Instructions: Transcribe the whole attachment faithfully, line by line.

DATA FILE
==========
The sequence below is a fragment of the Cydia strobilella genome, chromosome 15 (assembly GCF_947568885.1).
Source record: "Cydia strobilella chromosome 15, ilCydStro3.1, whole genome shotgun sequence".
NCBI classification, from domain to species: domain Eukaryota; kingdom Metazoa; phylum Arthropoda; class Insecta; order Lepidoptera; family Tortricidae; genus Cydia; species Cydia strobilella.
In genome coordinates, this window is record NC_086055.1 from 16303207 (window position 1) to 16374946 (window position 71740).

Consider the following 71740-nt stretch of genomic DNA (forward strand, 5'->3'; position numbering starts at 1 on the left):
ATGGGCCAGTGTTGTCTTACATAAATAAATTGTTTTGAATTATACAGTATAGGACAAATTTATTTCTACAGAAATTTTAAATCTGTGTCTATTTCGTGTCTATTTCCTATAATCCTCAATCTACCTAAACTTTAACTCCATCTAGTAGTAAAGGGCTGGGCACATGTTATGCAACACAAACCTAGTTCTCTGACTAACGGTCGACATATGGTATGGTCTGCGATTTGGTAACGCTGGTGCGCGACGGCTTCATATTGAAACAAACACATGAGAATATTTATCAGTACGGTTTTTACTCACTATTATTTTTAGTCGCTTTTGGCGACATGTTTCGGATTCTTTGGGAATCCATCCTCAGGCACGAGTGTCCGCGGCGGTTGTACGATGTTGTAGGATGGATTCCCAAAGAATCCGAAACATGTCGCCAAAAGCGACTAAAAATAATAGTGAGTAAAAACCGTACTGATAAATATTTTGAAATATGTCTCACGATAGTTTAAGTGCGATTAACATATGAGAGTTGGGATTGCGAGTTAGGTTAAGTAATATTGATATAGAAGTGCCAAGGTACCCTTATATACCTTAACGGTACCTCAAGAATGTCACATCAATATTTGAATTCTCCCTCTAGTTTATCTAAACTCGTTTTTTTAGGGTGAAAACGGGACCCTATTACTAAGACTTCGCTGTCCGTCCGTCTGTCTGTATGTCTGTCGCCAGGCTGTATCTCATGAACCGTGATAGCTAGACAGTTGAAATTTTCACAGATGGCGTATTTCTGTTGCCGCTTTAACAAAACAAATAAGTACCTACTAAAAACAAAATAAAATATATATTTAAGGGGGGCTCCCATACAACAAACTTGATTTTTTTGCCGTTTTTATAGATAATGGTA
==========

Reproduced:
The sequence below is a fragment of the Cydia strobilella genome, chromosome 15 (assembly GCF_947568885.1).
Source record: "Cydia strobilella chromosome 15, ilCydStro3.1, whole genome shotgun sequence".
NCBI classification, from domain to species: domain Eukaryota; kingdom Metazoa; phylum Arthropoda; class Insecta; order Lepidoptera; family Tortricidae; genus Cydia; species Cydia strobilella.
In genome coordinates, this window is record NC_086055.1 from 16303207 (window position 1) to 16374946 (window position 71740).

Consider the following 71740-nt stretch of genomic DNA (forward strand, 5'->3'; position numbering starts at 1 on the left):
ATGGGCCAGTGTTGTCTTACATAAATAAATTGTTTTGAATTATACAGTATAGGACAAATTTATTTCTACAGAAATTTTAAATCTGTGTCTATTTCGTGTCTATTTCCTATAATCCTCAATCTACCTAAACTTTAACTCCATCTAGTAGTAAAGGGCTGGGCACATGTTATGCAACACAAACCTAGTTCTCTGACTAACGGTCGACATATGGTATGGTCTGCGATTTGGTAACGCTGGTGCGCGACGGCTTCATATTGAAACAAACACATGAGAATATTTATCAGTACGGTTTTTACTCACTATTATTTTTAGTCGCTTTTGGCGACATGTTTCGGATTCTTTGGGAATCCATCCTCAGGCACGAGTGTCCGCGGCGGTTGTACGATGTTGTAGGATGGATTCCCAAAGAATCCGAAACATGTCGCCAAAAGCGACTAAAAATAATAGTGAGTAAAAACCGTACTGATAAATATTTTGAAATATGTCTCACGATAGTTTAAGTGCGATTAACATATGAGAGTTGGGATTGCGAGTTAGGTTAAGTAATATTGATATAGAAGTGCCAAGGTACCCTTATATACCTTAACGGTACCTCAAGAATGTCACATCAATATTTGAATTCTCCCTCTAGTTTATCTAAACTCGTTTTTTTAGGGTGAAAACGGGACCCTATTACTAAGACTTCGCTGTCCGTCCGTCTGTCTGTATGTCTGTCGCCAGGCTGTATCTCATGAACCGTGATAGCTAGACAGTTGAAATTTTCACAGATGGCGTATTTCTGTTGCCGCTTTAACAAAACAAATAAGTACCTACTAAAAACAAAATAAAATATATATTTAAGGGGGGCTCCCATACAACAAACTTGATTTTTTTGCCGTTTTTATAGATAATGGTA